When the narr. consisted of two counts against two individuals, and demurrer because one of the defendants was not named in the last count, plaintiff cannot enter a nol. pros. on that count, and proceed on the other. So if one pleads infancy, plaintiff cannot enter a nol. pros. as to him, and proceed against the other. Tidd’s Pr. 630. In assumpsit or other action upon contract, plaintiff cannot enter a nol. pros. as to one, unless it be for some matter operating in his personal discharge, without releasing the others. Tidd, 632.
In the case at bar, the declaration avers a joint contract between the plaintiffs and seven defendants. Three of the defendants being served with process, appear and plead jointly that they did not promise as is alleged against them. The death of some of the defendants is suggested, and consequently all the others are to be considered as living. At this stage of the case the plaintiff discontinued his action against all the defendants except one, and proceeds to take a verdict and judgment against him.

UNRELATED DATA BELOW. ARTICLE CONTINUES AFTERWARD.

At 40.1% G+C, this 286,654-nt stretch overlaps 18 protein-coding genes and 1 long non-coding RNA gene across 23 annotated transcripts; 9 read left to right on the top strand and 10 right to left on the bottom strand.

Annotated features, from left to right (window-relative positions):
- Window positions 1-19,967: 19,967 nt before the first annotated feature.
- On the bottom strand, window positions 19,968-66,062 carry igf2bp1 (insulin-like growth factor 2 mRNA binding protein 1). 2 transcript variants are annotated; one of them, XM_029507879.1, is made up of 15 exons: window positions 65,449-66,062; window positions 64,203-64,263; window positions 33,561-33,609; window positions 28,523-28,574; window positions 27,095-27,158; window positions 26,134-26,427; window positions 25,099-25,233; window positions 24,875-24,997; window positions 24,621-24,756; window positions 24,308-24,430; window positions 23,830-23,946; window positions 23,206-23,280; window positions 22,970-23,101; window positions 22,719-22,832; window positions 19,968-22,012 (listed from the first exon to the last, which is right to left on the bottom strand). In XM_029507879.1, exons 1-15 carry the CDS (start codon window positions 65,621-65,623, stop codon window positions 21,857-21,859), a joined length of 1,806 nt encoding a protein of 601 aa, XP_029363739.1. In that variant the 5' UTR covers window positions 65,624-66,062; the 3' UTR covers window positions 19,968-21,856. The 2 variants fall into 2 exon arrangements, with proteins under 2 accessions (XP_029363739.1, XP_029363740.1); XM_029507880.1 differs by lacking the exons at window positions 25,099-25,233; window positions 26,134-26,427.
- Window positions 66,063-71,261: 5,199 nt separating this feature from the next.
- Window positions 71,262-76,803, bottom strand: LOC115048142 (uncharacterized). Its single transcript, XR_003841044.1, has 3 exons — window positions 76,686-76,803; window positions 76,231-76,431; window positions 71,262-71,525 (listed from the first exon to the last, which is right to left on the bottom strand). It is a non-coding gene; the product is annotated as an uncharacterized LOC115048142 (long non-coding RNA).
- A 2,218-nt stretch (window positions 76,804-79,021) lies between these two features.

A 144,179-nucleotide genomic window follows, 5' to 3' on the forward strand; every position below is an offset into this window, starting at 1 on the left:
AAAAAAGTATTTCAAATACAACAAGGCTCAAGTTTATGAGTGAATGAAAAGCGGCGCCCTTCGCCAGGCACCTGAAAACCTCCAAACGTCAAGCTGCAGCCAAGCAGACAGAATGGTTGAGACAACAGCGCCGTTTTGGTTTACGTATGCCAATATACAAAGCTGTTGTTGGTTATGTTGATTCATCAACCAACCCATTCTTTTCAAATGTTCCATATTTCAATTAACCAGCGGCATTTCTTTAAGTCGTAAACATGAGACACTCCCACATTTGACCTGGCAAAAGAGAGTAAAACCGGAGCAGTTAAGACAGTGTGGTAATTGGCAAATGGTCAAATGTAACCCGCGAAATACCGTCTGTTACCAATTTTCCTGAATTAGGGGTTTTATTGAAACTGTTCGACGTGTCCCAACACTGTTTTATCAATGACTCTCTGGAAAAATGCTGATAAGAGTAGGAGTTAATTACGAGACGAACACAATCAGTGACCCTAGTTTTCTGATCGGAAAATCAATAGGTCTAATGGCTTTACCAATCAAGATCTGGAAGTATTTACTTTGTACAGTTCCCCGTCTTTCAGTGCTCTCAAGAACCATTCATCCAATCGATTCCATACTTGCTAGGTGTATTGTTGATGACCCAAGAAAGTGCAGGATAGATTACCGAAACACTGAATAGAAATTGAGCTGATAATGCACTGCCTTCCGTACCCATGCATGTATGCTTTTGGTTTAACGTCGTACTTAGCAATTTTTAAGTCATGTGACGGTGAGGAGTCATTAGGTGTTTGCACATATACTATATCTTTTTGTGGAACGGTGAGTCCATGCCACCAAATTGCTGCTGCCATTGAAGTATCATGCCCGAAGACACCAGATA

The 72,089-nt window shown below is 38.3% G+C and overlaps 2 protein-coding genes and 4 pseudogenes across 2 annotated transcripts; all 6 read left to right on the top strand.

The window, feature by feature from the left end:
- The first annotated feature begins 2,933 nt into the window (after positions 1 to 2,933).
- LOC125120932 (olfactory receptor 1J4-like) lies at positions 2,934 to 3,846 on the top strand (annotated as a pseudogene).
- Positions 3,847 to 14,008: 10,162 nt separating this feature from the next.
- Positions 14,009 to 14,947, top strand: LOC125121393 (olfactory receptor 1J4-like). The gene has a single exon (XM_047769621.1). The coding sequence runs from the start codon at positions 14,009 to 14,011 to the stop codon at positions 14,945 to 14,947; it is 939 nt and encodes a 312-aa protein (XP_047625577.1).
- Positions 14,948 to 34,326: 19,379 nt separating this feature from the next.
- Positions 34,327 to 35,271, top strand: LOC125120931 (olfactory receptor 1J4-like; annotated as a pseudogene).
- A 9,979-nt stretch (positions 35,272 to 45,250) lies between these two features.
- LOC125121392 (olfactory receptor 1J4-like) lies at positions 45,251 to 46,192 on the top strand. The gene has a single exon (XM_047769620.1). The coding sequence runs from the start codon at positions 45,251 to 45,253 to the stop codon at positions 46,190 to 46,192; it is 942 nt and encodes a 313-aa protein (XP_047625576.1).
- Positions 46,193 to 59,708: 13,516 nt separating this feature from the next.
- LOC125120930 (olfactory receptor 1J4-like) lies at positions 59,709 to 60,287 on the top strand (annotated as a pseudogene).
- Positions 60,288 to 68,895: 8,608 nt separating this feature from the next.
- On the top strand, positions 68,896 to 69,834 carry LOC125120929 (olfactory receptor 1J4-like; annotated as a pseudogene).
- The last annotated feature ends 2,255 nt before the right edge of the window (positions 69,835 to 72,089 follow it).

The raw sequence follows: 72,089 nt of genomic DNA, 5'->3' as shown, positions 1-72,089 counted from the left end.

It is admitted upon authority that if one alone is sued upon a joint contract, he must avail himself of the non-joinder of his co-contractor by a plea in abatement. If, however, the plaintiff in his declaration shows the contract to be joint, no plea in abatement is required, if it also appear that the party who ought to have been joined is living. 1 Chitty, Pl. 29; 1 Wms. Saunders, 291. This doctrine is distinctly laid down in Scott v. Godwin, 1 Bos. & Pull. 73; 2 Saund. 422, Wms. Note; United States v. Linn, 1 How. 104; United States v. Gerault, 11 How. 22.